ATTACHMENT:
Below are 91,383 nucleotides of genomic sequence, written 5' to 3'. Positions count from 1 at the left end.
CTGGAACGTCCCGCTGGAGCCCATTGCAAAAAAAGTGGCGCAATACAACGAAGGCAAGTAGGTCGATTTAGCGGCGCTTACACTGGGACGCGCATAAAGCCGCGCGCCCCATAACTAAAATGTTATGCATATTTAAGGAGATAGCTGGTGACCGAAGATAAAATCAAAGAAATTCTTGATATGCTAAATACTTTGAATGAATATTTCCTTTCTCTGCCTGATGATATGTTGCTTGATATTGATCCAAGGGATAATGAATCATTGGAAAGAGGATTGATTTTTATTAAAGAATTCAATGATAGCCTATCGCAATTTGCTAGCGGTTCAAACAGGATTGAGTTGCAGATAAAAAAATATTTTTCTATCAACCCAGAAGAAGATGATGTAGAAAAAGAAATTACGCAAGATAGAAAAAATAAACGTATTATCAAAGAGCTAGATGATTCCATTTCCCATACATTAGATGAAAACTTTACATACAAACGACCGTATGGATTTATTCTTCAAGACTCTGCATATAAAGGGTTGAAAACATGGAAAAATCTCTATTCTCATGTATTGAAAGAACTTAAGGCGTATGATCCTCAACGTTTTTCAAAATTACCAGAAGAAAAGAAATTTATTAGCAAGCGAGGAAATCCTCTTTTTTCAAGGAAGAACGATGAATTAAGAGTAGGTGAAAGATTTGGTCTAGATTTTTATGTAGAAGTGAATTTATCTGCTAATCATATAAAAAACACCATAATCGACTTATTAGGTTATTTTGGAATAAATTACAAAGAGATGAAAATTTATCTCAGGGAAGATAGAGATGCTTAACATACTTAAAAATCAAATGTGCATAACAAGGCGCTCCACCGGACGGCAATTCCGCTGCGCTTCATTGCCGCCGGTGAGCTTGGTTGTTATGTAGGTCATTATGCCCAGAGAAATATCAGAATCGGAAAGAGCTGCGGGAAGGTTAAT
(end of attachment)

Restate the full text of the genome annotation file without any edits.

Below are 91,383 nucleotides of genomic sequence, written 5' to 3'. Positions count from 1 at the left end.
CTGGAACGTCCCGCTGGAGCCCATTGCAAAAAAAGTGGCGCAATACAACGAAGGCAAGTAGGTCGATTTAGCGGCGCTTACACTGGGACGCGCATAAAGCCGCGCGCCCCATAACTAAAATGTTATGCATATTTAAGGAGATAGCTGGTGACCGAAGATAAAATCAAAGAAATTCTTGATATGCTAAATACTTTGAATGAATATTTCCTTTCTCTGCCTGATGATATGTTGCTTGATATTGATCCAAGGGATAATGAATCATTGGAAAGAGGATTGATTTTTATTAAAGAATTCAATGATAGCCTATCGCAATTTGCTAGCGGTTCAAACAGGATTGAGTTGCAGATAAAAAAATATTTTTCTATCAACCCAGAAGAAGATGATGTAGAAAAAGAAATTACGCAAGATAGAAAAAATAAACGTATTATCAAAGAGCTAGATGATTCCATTTCCCATACATTAGATGAAAACTTTACATACAAACGACCGTATGGATTTATTCTTCAAGACTCTGCATATAAAGGGTTGAAAACATGGAAAAATCTCTATTCTCATGTATTGAAAGAACTTAAGGCGTATGATCCTCAACGTTTTTCAAAATTACCAGAAGAAAAGAAATTTATTAGCAAGCGAGGAAATCCTCTTTTTTCAAGGAAGAACGATGAATTAAGAGTAGGTGAAAGATTTGGTCTAGATTTTTATGTAGAAGTGAATTTATCTGCTAATCATATAAAAAACACCATAATCGACTTATTAGGTTATTTTGGAATAAATTACAAAGAGATGAAAATTTATCTCAGGGAAGATAGAGATGCTTAACATACTTAAAAATCAAATGTGCATAACAAGGCGCTCCACCGGACGGCAATTCCGCTGCGCTTCATTGCCGCCGGTGAGCTTGGTTGTTATGTAGGTCATTATGCCCAGAGAAATATCAGAATCGGAAAGAGCTGCGGGAAGGTTAAT